She should know: as reigning Miss Cook Islands, she’s been living that every day since being crowned last year.
“Having an influential platform and to hold the title of Miss Cook Islands, is a privilege and has opened up so many doors of opportunity to make an impact in my community,” she says.
Reihana was born in Israel, in the midst of a very turbulent and conflicted area and because of this she says she had a very real understanding from a young age of the kinds of suffering and pain that can exist in the world.
She grew up in Kenya and Cambodia, which she says opened her eyes to extreme poverty.
Reihana has a degree in Psychology and is passionate about helping people’s mental wellbeing. Her passion for humanitarian work stemmed from a Red Cross trip abroad where she promoted her mental wellness initiatives.
The founder of her own mental wellness charity Toku Reo, as well as being a Mental Health Ambassador to the National Commission to UNESCO, she has expressed her concern through helping young people since she too was young.
At 11, Reihana signed herself up for Model United Nations, where she spoke at the UN General Assembly advocating for victims of Women and Child trafficking from Western African states.
At 12, she joined a UN youth envoy carrying out humanitarian assistance to orphanages in the Kibera slums of Nairobi, Kenya. Kibera is the largest urban slum in Africa.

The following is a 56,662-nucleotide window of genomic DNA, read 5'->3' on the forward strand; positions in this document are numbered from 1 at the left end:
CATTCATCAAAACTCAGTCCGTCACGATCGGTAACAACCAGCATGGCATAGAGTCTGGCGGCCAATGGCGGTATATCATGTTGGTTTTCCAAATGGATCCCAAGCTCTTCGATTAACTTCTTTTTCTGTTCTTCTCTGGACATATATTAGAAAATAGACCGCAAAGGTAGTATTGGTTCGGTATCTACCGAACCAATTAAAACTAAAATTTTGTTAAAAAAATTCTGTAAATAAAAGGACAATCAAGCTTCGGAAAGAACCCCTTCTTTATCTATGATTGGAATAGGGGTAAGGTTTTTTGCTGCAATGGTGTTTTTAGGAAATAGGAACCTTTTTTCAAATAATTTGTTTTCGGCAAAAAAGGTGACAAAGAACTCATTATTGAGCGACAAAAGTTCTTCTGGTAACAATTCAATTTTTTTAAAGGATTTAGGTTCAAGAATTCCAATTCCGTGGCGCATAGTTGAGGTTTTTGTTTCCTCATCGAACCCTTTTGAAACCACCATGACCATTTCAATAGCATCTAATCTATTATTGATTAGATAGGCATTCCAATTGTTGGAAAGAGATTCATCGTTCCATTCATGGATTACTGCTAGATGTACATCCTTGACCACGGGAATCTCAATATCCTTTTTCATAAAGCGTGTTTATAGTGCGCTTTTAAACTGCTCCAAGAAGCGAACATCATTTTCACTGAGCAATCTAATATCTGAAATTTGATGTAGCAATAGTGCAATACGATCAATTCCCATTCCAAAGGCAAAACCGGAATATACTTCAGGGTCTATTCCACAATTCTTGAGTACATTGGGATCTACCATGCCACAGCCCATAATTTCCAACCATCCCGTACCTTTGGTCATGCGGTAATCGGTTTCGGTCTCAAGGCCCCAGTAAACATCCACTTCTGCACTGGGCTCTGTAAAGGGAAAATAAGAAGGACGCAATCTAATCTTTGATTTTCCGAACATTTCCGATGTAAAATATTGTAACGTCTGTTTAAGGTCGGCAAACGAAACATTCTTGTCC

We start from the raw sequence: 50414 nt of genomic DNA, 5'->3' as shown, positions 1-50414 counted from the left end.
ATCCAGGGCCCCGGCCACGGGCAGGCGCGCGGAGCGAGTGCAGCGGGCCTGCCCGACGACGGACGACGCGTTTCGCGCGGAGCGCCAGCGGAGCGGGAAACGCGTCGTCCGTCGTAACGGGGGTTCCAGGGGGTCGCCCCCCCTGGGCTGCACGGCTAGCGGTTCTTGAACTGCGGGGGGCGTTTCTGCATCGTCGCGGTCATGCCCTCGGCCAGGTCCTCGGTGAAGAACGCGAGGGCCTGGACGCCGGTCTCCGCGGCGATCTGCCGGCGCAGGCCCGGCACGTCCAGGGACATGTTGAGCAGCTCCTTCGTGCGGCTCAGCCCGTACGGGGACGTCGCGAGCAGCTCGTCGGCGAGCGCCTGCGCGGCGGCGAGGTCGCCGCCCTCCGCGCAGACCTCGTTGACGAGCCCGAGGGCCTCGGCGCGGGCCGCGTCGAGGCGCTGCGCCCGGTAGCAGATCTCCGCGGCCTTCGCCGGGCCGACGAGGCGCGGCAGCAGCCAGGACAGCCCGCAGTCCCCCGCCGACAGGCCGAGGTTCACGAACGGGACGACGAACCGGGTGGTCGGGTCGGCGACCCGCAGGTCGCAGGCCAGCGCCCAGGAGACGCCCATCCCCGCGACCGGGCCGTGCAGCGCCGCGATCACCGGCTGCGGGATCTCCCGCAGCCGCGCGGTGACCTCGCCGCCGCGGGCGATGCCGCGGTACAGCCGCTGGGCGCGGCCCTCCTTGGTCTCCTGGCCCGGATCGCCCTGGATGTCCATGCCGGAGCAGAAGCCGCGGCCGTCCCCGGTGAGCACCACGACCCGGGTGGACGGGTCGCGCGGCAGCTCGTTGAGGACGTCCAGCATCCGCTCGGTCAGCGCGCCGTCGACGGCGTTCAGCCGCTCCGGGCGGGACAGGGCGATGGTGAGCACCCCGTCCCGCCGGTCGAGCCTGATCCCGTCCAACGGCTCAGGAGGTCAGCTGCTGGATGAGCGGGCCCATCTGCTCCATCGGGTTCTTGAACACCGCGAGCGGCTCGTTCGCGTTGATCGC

At 16, she travelled to the Dominican Republic with the Peace Corps and Builders Beyond Borders organisations where she helped build waterways to bring clean water to rural areas.
One project she holds particularly close to her heart is her Dream Journals project called ‘Te Puka Orama’, giving children positive coping habits to through their life.
Reihana has teamed up with the Ministry of Education to distribute a free dream journal to every child from age 8 to 12.
It includes colouring pages from her ‘color with a cause’ project, that called local artists to design a uniquely Cook Islands colouring book and prompted journaling pages.
Reihana says this is the first resource of its kind targeted at young children. The aim is to help introduce and promote positive mental mindfulness habits at a young age and prevent mental health problems later.
“It’s been my dream for a long time to be able to carry out a project of this magnitude and it means so much be able to make an impact nationwide for our precious tamariki. I’ve lived a very unique life, one that has taught me more than any classroom could, and one that has always kept me grounded and humble.”
· Those interested in contesting Miss Cook Islands 2019, won last year by Reihana, can contact Mere Short 54409, Addrianne Hosking-Tinirau 55144 or Taina Pittman 76485.
· Those interested in the separate Miss Cook Islands Pageant, whose titleholder is Lydia Simonis-Tariu, should attend the orientation night tonight at Tuakata Café, from 5pm, of contact Clee Marsters on 70556, or Ellena Tavioni on 23202.